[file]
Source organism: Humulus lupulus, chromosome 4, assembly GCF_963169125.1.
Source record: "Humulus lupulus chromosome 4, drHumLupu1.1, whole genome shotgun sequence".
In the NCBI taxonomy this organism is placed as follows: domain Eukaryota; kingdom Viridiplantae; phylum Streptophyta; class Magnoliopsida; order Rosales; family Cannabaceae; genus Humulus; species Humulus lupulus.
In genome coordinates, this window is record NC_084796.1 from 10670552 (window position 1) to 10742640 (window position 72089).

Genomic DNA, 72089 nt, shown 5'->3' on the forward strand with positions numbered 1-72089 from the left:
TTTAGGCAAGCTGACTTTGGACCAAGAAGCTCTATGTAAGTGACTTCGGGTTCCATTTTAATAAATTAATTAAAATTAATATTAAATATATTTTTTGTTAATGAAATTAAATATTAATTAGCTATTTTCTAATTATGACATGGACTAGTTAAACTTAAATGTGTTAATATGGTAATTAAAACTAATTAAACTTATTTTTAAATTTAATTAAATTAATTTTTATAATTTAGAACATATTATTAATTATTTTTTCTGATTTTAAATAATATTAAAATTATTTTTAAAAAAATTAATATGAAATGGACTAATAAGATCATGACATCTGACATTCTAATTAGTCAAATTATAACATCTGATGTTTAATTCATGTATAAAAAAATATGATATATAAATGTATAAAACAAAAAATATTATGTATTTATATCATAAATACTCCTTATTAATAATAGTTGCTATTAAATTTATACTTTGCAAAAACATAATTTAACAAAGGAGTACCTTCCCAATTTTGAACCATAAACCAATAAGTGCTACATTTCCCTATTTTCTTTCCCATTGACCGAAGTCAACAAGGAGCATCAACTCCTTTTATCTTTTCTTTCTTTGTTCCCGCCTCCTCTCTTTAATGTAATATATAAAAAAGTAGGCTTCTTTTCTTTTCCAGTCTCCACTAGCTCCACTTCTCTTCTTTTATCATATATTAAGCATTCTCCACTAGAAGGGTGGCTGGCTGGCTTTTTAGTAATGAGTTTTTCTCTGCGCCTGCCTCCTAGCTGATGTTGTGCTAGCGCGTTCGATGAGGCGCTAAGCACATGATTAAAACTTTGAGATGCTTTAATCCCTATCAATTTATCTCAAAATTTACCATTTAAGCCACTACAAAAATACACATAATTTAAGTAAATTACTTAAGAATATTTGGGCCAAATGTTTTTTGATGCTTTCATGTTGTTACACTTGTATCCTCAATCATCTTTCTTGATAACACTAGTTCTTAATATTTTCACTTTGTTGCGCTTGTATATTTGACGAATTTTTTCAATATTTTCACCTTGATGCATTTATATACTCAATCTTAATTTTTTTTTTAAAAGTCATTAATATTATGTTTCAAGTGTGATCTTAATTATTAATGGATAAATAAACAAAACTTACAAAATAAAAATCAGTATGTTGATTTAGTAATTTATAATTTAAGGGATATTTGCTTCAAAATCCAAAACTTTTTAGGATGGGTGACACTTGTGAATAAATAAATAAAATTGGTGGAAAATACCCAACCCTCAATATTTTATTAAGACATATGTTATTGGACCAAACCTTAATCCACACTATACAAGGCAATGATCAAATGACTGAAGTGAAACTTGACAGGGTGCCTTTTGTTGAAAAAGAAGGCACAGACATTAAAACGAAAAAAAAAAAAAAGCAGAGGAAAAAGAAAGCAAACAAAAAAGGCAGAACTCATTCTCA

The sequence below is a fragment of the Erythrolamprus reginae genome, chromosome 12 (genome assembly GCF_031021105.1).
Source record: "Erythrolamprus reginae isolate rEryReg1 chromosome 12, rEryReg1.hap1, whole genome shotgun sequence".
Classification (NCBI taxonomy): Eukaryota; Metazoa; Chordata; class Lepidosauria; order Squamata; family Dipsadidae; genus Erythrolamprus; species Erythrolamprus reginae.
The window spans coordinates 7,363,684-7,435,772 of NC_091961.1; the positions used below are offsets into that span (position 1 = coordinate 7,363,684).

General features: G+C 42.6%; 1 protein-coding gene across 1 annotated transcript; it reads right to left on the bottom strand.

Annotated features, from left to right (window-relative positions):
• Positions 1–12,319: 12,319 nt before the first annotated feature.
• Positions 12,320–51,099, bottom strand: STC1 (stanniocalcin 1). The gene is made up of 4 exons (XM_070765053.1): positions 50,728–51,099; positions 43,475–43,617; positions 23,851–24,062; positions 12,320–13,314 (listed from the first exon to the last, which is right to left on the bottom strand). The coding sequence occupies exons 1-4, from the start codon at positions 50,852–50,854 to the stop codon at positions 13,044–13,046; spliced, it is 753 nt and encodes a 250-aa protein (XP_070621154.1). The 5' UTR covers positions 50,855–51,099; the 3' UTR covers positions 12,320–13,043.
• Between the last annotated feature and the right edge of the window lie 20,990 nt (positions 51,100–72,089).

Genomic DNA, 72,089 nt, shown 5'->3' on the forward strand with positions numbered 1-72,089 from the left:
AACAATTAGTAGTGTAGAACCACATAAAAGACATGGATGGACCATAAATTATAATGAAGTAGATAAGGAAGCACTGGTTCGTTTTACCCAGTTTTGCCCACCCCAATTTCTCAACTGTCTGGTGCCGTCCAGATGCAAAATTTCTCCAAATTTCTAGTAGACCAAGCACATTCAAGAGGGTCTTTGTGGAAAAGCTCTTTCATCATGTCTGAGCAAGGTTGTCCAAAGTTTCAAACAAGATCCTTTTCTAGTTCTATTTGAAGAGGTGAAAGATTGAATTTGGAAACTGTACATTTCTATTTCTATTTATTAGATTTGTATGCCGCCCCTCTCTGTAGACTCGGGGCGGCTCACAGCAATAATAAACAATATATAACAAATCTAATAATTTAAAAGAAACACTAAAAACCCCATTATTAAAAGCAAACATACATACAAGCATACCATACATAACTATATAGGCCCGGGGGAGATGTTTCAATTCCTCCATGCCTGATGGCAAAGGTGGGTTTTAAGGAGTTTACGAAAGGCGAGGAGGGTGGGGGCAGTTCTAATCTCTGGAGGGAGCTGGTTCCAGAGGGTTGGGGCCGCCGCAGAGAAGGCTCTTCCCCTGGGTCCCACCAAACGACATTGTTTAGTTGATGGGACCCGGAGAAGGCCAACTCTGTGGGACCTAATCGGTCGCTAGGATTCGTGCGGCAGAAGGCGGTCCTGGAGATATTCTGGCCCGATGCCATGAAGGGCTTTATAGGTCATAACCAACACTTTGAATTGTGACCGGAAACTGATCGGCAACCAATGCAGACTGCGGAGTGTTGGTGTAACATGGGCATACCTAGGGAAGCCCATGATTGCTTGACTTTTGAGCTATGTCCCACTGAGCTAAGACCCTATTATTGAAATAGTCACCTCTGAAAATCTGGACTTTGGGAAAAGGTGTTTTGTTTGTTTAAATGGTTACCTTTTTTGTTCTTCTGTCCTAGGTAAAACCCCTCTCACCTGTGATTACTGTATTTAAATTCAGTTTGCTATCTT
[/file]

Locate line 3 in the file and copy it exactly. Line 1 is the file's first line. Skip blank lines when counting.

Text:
In the NCBI taxonomy this organism is placed as follows: domain Eukaryota; kingdom Viridiplantae; phylum Streptophyta; class Magnoliopsida; order Rosales; family Cannabaceae; genus Humulus; species Humulus lupulus.